By Peter Vice @ViceytheSS
An extended introductory section explains the absences of Jordan Pefok and Kevin Paredes whilst also addressing the near-term prospects of Giovanni Reyna, Paxten Aaronson, John Anthony Brooks, and Caden Clark.
Ahead of another exciting weekend of Bundesliga action, there’s plenty to be gleaned from taking a look back at where all the U.S. actors stand.
|Joe Scally.||Photo: Borussia Mönchengladbach|
Just like last week, our weekly “Americans in the Bundesliga” column features two graded sections; one for a player and one for a trainer. Although 1. FC Union Berlin striker Jordan Pefok (21 minutes against Köln) and VfL Wolfsburg flanker Kevin Paredes (23 minutes against Frankfurt), put in extended relief shifts for their teams, involvement remained too sparse to merit graded sections. Paredes got only six touches in. Jordan toed the ball just four times.
There is nevertheless fairly big news on the “Americans” front with respect to Dortmund attacker Giovanni Reyna. The young phenom, after not logging a single minute for four successive matches, was called upon early in the BVB’s Tuesday Champions’ League fixture when Julian Brandt succumbed to injury. UCL fixtures are not scored in this column. That’s for the best here as Gio wasn’t particularly effective. The nature of Brandt’s injury should still see him start against Schalke in this weekend’s Revierderby.
Signs point to longer columns in the coming weeks. John Anthony Brooks should probably return to the Hoffenheim XI before too long. Paxten Aaronson made his second consecutive Eintracht Frankfurt bench squad. Leipzig’s Caden Clark also made Marco Rose’s matchday selection for the third consecutive week. Injuries in the RB ranks and a slip out of the title race may mean that Rose is preparing to give the 19-year-old a look soon. Paredes may also start this weekend with VfL captain Maximilian Arnold serving a suspension.
Joe Scally, Borussia Mönchengladbach
Minutes played = 90/90, Positions played = CB
Grade = A+
Scally received high marks from virtually all German press sources. For whatever reason, however, all of the graders shied away from giving the Long Island native perfect marks in his long awaited and eagerly anticipated return to the starting XI. This column will not do so. In all honestly, there wasn’t any real discernible sign of weakness in the CFG New Yorker’s game. He looked sharp and crisp throughout, displaying almost no signs of rust or lingering problems resulting from his recent calf injury.
Essentially all of Scally’s 67 recorded touches had some intelligence about them. The deep-scout revealed that he only sent three of 50 passes stray. In all cases (10th, 58th and 90+4), he recovered his own intercepted pass and made something worthwhile out of it. By far the strongest aspect of Scally’s performance on this day had to be his passing work on the rush. He led more than his fair share of charges up the BMG right. Examples can be found in the 11th, 17th, 21st, 38th, 42nd, 64th, 68th, 81st, 82nd, and at 90+3.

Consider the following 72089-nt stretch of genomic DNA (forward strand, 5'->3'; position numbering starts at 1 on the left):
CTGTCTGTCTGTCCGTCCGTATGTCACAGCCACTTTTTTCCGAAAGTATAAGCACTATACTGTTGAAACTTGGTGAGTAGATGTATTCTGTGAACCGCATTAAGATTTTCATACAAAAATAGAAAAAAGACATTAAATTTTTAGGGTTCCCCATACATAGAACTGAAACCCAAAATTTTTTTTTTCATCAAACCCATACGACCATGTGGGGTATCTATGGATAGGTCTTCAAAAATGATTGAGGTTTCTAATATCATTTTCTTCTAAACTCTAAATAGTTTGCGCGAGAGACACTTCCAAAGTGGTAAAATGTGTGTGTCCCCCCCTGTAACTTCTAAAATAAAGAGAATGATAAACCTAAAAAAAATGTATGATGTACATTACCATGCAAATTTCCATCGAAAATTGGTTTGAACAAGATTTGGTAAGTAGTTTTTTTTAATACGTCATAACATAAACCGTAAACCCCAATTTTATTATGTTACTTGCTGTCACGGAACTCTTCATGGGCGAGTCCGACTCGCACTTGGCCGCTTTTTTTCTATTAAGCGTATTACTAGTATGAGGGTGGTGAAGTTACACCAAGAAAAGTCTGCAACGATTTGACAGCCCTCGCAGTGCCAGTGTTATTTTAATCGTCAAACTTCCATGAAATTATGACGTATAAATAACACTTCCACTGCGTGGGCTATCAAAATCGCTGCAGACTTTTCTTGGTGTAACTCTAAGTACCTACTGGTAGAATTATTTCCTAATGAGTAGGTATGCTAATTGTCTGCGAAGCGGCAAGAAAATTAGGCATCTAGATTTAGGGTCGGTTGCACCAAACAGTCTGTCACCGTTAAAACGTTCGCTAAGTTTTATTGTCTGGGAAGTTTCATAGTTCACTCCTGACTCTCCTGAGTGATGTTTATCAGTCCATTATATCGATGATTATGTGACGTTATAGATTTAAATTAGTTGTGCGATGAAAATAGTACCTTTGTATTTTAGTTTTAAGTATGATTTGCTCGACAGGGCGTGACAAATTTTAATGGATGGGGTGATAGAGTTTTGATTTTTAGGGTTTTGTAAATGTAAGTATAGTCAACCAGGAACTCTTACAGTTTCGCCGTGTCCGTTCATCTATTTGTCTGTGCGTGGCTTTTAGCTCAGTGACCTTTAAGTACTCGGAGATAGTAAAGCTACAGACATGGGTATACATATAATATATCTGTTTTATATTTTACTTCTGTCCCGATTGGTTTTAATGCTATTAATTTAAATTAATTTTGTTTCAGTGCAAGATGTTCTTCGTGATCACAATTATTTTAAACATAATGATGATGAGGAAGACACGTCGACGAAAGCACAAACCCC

There’s absolutely gorgeous dribbles available to check out for those with access to the tape. Our subject put in lots of sparkling work in on the ball, twisting, turning, and breaking away from his markers. Scenes in the 6th, 31st, 40th, 44th, 45th, and 77th are very much worth a look. It constituted no small feat for Scally to work his way around SC Freiburg’s Vincenzo Grifo, Christian Günter, and Philipp Lienhart. On a few occasions (14th, 38th, 54th), he shook off his mark and worked in inch-perfect crosses/diagonals for BMG lead striker Marcus Thuram.
No shortage of instances in which Scally picked up a loose ball cleverly and courageously, passed back to Gladbach keeper Tobias Sippel, and played an important role in restarting the attack. One can watch him execute this vital component of the fullback role almost perfectly in the 18th, 19th, 20th, 28th, 29th, 43rd, 76th, and 88th. Defensive work stood at the highest level, with excellent headers away and clearances coming in the 26th, 33rd, 49th, 53rd (twice), 70th, 72nd, 90th, and 90+2.
Difficult to say why Scally didn’t earn perfect marks or inclusion in the “team-of-the-week” honor rolls in German press sources. Perhaps football journalists felt uncomfortable elevating a player out of a fixture that did finish as a scoreless draw. There were a few cases (4th, 8th, 16th, 23rd) during which the American appeared a little slack on own marking, but these were so minor and (with most of them coming at the beginning of the match) can easily be chalked up to the rust associated with such a long layoff.